Wednesday, June 18, 2014

The LuLac Edition #2678, June 18th, 2014

Our "Write On Wednesday" logo.

Life Is Finite

This has been sitting in the LuLac "inbox" for a while. With the serious situation reigniting in Iraq as well as the recent posts regarding service to country by generations of soldiers, plus my admission that I'm not looking forward to dying, I thought this might an appropriate submission for our weekly "Write On Wednesday" feature.
I have never forgotten the day I learned the lesson that mortality is very real. As a 21 year old stationed in Hawaii, I was next to be assigned for an upcoming TAD ship posting. That ship was the USS Stark or another traveling with the battle group. I don't recall why, but the personnel ended up coming from another duty station. However, I do recall the day we learned the ship was struck by a missile.
The year was 1987, and we were at peace. Although previously assigned to ships that were in a couple of potential hot spots, nothing had ever occurred --- on that day, not only were fellow sailors attacked and killed, all of us severing in the Navy felt we were attacked.
Walking out of my barracks room, I ran into one of my best friends, Robin Warren. We were both shocked. Robin said, "Buddy, I'm glad you didn't get sent to sea." It was at that moment reality struck; my parents could have received notice of their son’s death. While always aware that dying in service to our country was a possibility --- that day it became reality.
Life can be over without notice, without expectation and without explanation. It was the slap in the face of mortality that made me realize that we must embrace the reality of death, to genuinely enjoy life.
As my age approaches fifty, barring any accident or illness, the bulk of life is in the rear-view mirror. I accept the certainty of death. While in no hurry, if it comes, I am ready --- there is no option.
However, I have lived life and have done it, for the most part, on my terms. There have been so many tradegities in the news over the years. And while all of them are upsetting, for some reason, I think because of my love of fitness, The Boston Marathon bombing continues to rattle me at my core. What still saddens, sickens and angers me most about the tragedy in Boston was the death of the innocent, the death of an eight year old child.
An eight year old boy --- waiting for his dad to cross the finish line.
An eight year old boy --- who must have been so proud of his dad completing one of the great marathons in the world.
An eight year old boy --- who had nothing but the future ahead of him.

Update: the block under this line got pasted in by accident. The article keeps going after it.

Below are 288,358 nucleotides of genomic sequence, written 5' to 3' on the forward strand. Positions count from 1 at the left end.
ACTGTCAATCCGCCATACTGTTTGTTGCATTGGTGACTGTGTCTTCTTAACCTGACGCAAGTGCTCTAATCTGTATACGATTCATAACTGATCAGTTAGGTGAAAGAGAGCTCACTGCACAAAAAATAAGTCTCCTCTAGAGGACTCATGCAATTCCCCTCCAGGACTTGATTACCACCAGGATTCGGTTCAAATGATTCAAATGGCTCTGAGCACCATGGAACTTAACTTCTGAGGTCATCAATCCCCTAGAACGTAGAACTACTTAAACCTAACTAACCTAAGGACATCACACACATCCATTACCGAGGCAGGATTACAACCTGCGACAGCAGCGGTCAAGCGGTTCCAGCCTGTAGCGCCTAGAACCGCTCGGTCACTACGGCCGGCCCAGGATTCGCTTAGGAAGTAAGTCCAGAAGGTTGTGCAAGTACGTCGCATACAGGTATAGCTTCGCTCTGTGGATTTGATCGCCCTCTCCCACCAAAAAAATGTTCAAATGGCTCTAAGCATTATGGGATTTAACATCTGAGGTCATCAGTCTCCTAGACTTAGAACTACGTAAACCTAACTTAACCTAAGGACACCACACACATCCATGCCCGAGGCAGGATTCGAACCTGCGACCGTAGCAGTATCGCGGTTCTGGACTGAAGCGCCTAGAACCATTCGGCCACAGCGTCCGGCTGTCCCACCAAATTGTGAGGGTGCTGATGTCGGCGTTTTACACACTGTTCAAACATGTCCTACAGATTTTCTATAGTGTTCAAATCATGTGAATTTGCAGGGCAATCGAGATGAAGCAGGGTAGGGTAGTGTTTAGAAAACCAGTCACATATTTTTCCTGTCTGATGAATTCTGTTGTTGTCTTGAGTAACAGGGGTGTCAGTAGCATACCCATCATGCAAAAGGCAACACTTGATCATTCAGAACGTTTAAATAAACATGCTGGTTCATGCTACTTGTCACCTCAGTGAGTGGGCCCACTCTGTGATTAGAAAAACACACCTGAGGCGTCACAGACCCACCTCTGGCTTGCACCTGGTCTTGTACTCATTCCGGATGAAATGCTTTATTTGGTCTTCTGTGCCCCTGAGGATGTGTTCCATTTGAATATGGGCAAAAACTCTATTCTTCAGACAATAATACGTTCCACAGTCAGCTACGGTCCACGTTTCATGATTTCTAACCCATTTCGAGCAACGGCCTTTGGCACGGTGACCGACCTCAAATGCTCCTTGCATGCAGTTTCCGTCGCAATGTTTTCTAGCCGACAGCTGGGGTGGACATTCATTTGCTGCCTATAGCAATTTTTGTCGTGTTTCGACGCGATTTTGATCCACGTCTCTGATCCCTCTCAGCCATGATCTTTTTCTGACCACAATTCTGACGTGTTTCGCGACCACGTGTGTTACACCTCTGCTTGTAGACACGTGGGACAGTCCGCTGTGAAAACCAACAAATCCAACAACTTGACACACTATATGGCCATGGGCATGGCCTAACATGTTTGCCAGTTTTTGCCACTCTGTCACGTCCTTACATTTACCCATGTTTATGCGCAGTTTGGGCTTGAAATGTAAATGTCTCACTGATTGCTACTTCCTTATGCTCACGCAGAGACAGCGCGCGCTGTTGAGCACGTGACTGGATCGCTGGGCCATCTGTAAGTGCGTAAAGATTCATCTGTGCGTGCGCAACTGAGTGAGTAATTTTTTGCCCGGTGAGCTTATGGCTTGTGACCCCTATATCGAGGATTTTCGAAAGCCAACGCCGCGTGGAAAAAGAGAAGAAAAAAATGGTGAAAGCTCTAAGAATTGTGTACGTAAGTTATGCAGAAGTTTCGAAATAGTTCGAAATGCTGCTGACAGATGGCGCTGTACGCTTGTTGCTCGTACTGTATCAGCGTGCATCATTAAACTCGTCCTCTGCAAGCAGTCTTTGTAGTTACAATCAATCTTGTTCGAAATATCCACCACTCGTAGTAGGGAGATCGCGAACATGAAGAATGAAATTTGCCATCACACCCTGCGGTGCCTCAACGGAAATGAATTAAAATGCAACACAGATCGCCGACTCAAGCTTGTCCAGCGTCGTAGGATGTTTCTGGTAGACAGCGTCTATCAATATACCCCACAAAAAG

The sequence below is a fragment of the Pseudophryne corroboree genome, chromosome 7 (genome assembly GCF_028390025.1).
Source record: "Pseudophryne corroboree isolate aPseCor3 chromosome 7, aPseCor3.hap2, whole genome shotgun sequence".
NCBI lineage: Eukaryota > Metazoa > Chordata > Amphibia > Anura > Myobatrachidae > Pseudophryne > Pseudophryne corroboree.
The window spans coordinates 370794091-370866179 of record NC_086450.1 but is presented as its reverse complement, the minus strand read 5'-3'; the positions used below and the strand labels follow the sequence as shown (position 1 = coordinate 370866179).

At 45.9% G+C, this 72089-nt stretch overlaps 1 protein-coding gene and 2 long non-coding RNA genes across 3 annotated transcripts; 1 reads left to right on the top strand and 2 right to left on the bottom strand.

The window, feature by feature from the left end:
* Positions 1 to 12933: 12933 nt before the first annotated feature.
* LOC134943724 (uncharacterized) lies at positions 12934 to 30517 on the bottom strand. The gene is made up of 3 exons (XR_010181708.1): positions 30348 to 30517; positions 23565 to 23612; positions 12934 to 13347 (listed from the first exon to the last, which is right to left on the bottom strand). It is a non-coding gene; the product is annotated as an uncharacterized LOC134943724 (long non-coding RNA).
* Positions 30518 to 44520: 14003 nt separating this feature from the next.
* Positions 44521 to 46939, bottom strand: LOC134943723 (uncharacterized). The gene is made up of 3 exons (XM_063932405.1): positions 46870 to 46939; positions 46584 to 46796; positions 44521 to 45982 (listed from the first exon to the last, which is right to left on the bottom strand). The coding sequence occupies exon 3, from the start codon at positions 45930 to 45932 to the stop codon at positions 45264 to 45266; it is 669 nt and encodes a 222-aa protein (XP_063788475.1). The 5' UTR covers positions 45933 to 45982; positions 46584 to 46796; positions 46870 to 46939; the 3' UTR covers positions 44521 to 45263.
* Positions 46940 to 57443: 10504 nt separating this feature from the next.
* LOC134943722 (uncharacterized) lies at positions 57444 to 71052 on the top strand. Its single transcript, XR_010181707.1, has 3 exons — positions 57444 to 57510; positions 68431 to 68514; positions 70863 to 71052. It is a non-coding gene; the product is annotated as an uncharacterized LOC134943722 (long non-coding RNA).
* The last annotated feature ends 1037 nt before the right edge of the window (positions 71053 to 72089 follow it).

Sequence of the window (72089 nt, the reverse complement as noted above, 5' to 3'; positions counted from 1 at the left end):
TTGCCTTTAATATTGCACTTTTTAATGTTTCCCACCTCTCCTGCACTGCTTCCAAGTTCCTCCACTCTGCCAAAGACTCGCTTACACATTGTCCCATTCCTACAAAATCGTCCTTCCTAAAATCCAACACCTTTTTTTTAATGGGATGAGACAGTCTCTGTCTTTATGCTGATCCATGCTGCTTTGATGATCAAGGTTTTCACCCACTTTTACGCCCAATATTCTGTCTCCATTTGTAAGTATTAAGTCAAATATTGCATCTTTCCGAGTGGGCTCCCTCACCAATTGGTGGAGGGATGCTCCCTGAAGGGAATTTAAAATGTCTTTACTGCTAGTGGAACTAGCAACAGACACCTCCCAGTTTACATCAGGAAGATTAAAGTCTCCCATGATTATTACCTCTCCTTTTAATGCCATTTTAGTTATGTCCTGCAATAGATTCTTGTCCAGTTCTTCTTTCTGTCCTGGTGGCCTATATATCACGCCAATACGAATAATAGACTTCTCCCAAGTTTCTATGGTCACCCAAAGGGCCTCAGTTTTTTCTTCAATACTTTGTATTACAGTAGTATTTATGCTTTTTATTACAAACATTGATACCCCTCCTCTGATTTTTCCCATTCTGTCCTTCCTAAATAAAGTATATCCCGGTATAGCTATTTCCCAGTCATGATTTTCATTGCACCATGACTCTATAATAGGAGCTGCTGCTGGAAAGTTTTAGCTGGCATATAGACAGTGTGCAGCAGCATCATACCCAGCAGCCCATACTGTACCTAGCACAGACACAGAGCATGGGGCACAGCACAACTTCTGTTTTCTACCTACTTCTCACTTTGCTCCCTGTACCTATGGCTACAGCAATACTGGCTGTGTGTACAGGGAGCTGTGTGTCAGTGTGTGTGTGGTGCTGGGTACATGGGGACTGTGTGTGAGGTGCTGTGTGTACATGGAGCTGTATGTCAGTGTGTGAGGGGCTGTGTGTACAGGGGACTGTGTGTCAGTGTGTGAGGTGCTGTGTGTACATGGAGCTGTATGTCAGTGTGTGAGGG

As the children of Sandy Hook Elementary, his life is prematurely over --- there will be no carefree summers, no proms, no graduations --- his, and the lives of so many others, were stolen by an inexplicable evil; an evil driven to harm rather than help, an evil intent to destroy rather than create. An evil, that for the most part, those of sound mind will never fully understand.
My experiences have taught me one important lesson, there is no promise of tomorrow --- so live for today. I close with the same words used to close a column I wrote for the Pittston Dispatch a few years back.
Take every day with those you love and never forget to:
Kiss them. Tell them you love them. Most importantly, hug them.
Hold them close.
Hold them tight.
When you feel you have held them long enough — hang on one moment more.
Dr. Joe Leonardi, D.C. is the president and CEO of Leonardi Chiropractic Wellness Office, PC and BetterLife Seminars by Fat Then Fit Now, INC. He is the author of the life-changing book "Obesity Undone, Fat Then Fit Now 2nd edition" and "Sometimes The Bastard Returns; A True Life Account of Obesity Relapse." He has a B.S. from University of the State of New York and his Doctor of Chiropractic from New York Chiropractic College.
He is an adjunct faculty at Luzerne County Community College teaching Anatomy and Physiology. He has acted as the team chiropractor for the Arena Football League 2’s Wilkes-Barre/Scranton Pioneers, the semi-professional football teams the Scranton Eagles and the NEPA Miners, the women’s roller derby Coal City Rollers and has provided chiropractic care at powerlifting and strong man events.
He has made numerous television, radio and internet appearances to discuss the topics of fitness, wellness, obesity, childhood obesity and how childhood obesity relates to bullying.


At 8:27 PM, Anonymous Anonymous said...

I served in a combat zone for one year. Where and when I served in the military there was a good chance of seeing some sort of action on a daily basis. The overall greatest fear was not of dying, but rather of incurring some sort of horrific debilitating wound.
We never talked of dying. To this day I have no fear of dying. I also have no religion. I am not an athiest, but I cant say I believe in God either.That said I dont fear death or what may or may not come next. I've lived a pretty good and full life and I know in my heart that I have never set out to do harm to another human with the exception of that one year where if it was the enemy attempting to kill me or one of my buddies I would shoot to kill with no second thoughts whatsoever. My only hope is that I get to die with dignity.

the Old Sarge


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